December 30, 2010

An Interview with Michael Bennett

The past few months have been tumultuous to say the least for Michael Bennett.  In October, he was in sight of qualifying for the Bassmaster Elite Series until a 65th place finish at Lake Seminole moved him down to 15th on the Southern Open points list, just out of range for qualification.  Then, just last week he decided against fishing the FLW Tour as there was no guarantee that he would be given a new team sponsor deal.  Bassfan did an interview with him last week and the bass fishing world has paid attention and the forums and social media sites have been voicing their opinion on what happened.  A former Forrest Wood Cup winner with over 1.5 million in winnings will now be sitting out the 2011 FLW Tour season.  Overall the support has been in favor of Michael, and he remains positive and optimistic about his future as a professional bass fisherman.  I had the chance to talk with Michael earlier today and get his thoughts on bass fishing, his recent news and the future of bass fishing.  

Michael has been a huge supporter of FLW Outdoors since an early age.  I remember when we first met after he qualified for the 2002 BFL All-American at the age of 17 (The youngest ever pro qualifier for this championship event).  I had the opportunity to also qualify for that event as a co-angler at the age of 18, and his older brother R.J. also qualified that year at the age of 19.  It was definitely a year for the young guys from the West making the trip to Shreveport, LA.  With that said, there should be no denying his loyalty to FLW Outdoors.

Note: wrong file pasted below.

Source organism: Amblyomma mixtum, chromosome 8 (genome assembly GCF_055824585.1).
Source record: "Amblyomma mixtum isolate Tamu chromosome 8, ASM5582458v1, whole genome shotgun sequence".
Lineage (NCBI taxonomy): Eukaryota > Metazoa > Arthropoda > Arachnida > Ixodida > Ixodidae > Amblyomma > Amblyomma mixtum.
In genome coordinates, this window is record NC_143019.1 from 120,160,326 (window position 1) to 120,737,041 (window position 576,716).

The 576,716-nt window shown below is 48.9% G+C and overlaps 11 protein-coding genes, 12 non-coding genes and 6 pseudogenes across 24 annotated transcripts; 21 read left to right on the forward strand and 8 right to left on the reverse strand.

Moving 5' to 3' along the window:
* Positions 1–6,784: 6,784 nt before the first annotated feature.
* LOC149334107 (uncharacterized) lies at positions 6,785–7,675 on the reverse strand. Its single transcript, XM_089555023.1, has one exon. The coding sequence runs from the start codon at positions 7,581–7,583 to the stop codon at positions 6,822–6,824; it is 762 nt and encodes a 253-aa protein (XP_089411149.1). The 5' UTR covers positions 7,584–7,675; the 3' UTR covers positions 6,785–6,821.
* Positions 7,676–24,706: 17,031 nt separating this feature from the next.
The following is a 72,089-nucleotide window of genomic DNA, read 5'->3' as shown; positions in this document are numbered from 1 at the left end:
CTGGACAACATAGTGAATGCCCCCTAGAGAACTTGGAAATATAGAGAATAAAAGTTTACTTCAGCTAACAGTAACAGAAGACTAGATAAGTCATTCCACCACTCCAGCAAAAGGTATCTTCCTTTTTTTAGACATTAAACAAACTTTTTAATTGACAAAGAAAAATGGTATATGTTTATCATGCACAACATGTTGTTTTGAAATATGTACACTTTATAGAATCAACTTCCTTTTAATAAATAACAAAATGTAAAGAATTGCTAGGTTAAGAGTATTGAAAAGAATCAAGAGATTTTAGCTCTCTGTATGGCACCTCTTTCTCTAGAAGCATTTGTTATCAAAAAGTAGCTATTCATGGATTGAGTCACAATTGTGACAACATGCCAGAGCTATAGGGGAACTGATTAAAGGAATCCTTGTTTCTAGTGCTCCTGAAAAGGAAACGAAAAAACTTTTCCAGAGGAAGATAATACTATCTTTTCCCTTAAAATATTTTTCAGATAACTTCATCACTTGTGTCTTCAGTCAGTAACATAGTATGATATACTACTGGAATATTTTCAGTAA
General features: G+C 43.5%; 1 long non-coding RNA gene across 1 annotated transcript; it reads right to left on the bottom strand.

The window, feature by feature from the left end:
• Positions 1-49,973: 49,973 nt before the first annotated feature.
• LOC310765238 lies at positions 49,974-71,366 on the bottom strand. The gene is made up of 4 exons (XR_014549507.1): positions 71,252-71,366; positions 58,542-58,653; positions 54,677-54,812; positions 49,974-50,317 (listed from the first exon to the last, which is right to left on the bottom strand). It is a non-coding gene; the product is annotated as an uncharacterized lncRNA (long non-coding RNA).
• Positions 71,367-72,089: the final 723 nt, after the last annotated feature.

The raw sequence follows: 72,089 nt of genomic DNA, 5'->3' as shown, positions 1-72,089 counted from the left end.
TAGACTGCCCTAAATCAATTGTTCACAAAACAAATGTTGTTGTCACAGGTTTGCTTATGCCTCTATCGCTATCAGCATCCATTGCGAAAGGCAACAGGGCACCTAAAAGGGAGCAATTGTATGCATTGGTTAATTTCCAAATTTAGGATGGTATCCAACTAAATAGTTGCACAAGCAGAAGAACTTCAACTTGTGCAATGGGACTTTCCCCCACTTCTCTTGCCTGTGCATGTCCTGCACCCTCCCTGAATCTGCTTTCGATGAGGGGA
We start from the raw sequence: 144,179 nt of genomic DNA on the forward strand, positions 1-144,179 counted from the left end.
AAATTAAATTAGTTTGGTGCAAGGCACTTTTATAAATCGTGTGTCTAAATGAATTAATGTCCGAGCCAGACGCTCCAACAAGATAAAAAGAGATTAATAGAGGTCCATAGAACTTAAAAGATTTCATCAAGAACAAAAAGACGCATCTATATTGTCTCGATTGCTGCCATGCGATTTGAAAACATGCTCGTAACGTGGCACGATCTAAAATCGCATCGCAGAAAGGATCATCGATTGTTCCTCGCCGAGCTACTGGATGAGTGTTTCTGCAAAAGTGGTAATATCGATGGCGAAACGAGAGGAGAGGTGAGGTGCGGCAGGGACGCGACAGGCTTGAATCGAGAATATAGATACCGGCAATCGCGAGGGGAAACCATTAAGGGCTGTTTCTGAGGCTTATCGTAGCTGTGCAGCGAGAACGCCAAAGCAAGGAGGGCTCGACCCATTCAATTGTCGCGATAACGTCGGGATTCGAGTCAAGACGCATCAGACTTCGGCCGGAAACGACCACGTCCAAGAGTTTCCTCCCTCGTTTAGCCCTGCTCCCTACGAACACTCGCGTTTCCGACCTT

TB: What are your thoughts on the whole FLW issue?
MB: It's just a weird situation.  I have been fishing FLW events since they were called Operation Bass and have been loyal to the tour for the last six years.  I feel like I have done everything they have wanted me to.  When I won the Forrest Wood cup, I felt like I hit a milestone and felt like it would make it easier to get sponsors.  Obviously I won a good amount of money, but I am looking at it from a return on investment aspect.  It's much harder when you pay your own way and it puts much more pressure on your fishing.  It was just a business decision and I understand that with the economy things are bad for everyone.  I wouldn't rule out fishing FLW again, just not for the next year.

TB: You got into the Southern Open on Toho in a few weeks and also mentioned the PAA as an option, what all do you have planned for this year?
MB: Definitely the Southern Opens to try to qualify for the Elite Series.  That's one of my goals and then to see what types of sponsor possibilities come about from that if I make it in.  The PAA is a great organization but I probably won't fish it this year.  I'm going to focus on the Opens and my new business I started.  It will definitely be a year with less fishing, which will be kind of weird for me, but it may be good for me.  For whatever reason, 2010 was tougher for me and I believe it was mental more than anything.  2010 was good for me in other ways and I'm really excited to be working with  They are based right near me in Panama City and have been doing alot with the clubs and weekend guys.

TB: What are you expecting from this Toho event in a few weeks? What is your game plan?